Lincoln in the Bardo
By George Saunders
Let’s begin with what you really want to know about the critically praised Lincoln in the Bardo: will you like it? The answer is, Maybe. If you’re in the mood for something different, especially for historical fiction (though this really isn’t exactly a historical novel), if you like the portrait of a man and his son’s relationship, not to mention an era, painted as a jumbling of sad, funny, and horrific vignettes, then you may be the reader for this book. If not, you may want to move on to something else.
George Saunders takes readers back to the American Civil War, to the personal pain suffered by Lincoln grieving over the death of his cherished little boy, Willie (William Wallace, the third son of the Lincolns) to render an impression of the president, the times, and to a larger extent the foibles, follies, conceits, blindness, and prejudices of humankind in general. Lincoln and Willie serve as a beacon of hope as they illustrate the strength needed to love completely and the power of such a love to inspire and free even a cast of transitional spirits as motley as these of their delusions and fears.
These acts of acceptance and transformation transpire during one evening in Georgetown’s Oak Hill Cemetery. Here readers encounter a collection of spirits in sort of an anteroom to heaven or hell, the bardo, like the Tibetan way station on the journey to the next earthly life, or perhaps a Catholic purgatory, where you do penance before entry into heaven.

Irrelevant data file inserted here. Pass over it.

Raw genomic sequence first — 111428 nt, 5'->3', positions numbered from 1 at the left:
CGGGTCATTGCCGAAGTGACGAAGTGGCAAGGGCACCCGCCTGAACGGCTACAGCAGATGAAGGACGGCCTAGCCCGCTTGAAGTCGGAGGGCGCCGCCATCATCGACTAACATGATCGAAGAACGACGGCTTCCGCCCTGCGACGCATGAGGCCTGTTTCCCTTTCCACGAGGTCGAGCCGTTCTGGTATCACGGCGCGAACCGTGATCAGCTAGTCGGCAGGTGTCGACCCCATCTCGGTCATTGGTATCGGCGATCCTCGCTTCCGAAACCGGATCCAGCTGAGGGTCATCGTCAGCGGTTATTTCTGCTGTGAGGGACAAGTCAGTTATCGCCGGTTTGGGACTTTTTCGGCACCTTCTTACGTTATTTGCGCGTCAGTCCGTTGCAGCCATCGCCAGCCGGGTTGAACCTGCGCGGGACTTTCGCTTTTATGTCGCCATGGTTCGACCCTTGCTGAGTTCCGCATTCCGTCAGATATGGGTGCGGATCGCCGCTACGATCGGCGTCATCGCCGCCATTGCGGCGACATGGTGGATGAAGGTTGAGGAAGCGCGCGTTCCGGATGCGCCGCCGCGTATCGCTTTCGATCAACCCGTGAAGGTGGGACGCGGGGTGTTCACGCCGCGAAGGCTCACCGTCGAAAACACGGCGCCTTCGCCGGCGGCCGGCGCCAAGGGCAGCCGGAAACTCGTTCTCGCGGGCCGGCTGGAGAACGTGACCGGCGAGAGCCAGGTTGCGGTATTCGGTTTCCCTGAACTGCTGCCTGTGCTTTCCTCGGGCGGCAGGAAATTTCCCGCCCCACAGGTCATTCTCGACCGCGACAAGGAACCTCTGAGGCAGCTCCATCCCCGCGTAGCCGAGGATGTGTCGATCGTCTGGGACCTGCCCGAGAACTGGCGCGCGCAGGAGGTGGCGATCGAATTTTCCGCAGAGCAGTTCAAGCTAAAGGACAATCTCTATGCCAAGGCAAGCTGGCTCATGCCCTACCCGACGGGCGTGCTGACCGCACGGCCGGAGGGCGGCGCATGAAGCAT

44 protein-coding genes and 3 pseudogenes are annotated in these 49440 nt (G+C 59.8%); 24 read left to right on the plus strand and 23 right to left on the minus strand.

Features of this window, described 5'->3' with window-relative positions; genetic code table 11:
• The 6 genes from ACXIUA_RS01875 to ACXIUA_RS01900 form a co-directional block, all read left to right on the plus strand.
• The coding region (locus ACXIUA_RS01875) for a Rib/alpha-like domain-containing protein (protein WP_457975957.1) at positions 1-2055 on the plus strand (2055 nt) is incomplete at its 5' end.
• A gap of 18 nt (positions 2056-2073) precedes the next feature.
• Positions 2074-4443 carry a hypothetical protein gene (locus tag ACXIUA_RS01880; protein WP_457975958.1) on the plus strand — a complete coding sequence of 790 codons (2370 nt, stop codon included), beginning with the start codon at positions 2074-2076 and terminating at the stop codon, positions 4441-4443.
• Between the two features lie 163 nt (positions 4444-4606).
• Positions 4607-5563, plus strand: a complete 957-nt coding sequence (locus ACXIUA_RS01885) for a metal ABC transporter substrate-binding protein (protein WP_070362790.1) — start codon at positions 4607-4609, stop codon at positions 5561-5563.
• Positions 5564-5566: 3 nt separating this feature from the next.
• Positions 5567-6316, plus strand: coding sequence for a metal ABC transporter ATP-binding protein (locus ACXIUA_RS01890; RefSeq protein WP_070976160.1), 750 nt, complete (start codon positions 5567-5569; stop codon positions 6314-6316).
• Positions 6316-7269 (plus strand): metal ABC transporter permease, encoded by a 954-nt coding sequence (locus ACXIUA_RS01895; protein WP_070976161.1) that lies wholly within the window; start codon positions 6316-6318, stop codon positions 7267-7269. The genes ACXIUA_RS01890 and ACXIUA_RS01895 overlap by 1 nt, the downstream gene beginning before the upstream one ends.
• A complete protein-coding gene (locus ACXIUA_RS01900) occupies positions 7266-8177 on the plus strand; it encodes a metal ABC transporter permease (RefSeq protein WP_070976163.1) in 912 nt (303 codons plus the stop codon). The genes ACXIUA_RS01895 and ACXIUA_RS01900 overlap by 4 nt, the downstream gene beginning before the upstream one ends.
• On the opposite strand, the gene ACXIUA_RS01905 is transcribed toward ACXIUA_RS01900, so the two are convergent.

As a reader, you will have guides, three men well versed in the rules governing the bardo and the occupants of the Oak Hill station. And quite a trio they are: Hans Vollman, who spends his time nude with an of varying massiveness; Roger Bevins III, a gay suicide over unrequited love, who sprouts multiple eyes and appendages; and the Reverend Everly Thomas, who saw his fate, fled it, and wanders wondering how he erred during his self-proclaimed exemplary life. These three first meet Willie and then Lincoln and are struck and moved by the affection of father for son and versa. And when, so taken with the two, they fear Willie will resist leaving — as most always the very young, the innocent souls — depart quickly, to be near his father, and then face all the disappointment sure to follow.
While an interesting experimental approach and often illuminating (for instance, showing the compassion of Lincoln for those on both sides who have to be sacrificed for the preservation of an ideal), it may not be quite the grand reading experience many expect. You may wish to read excerpts before committing to the book. w/c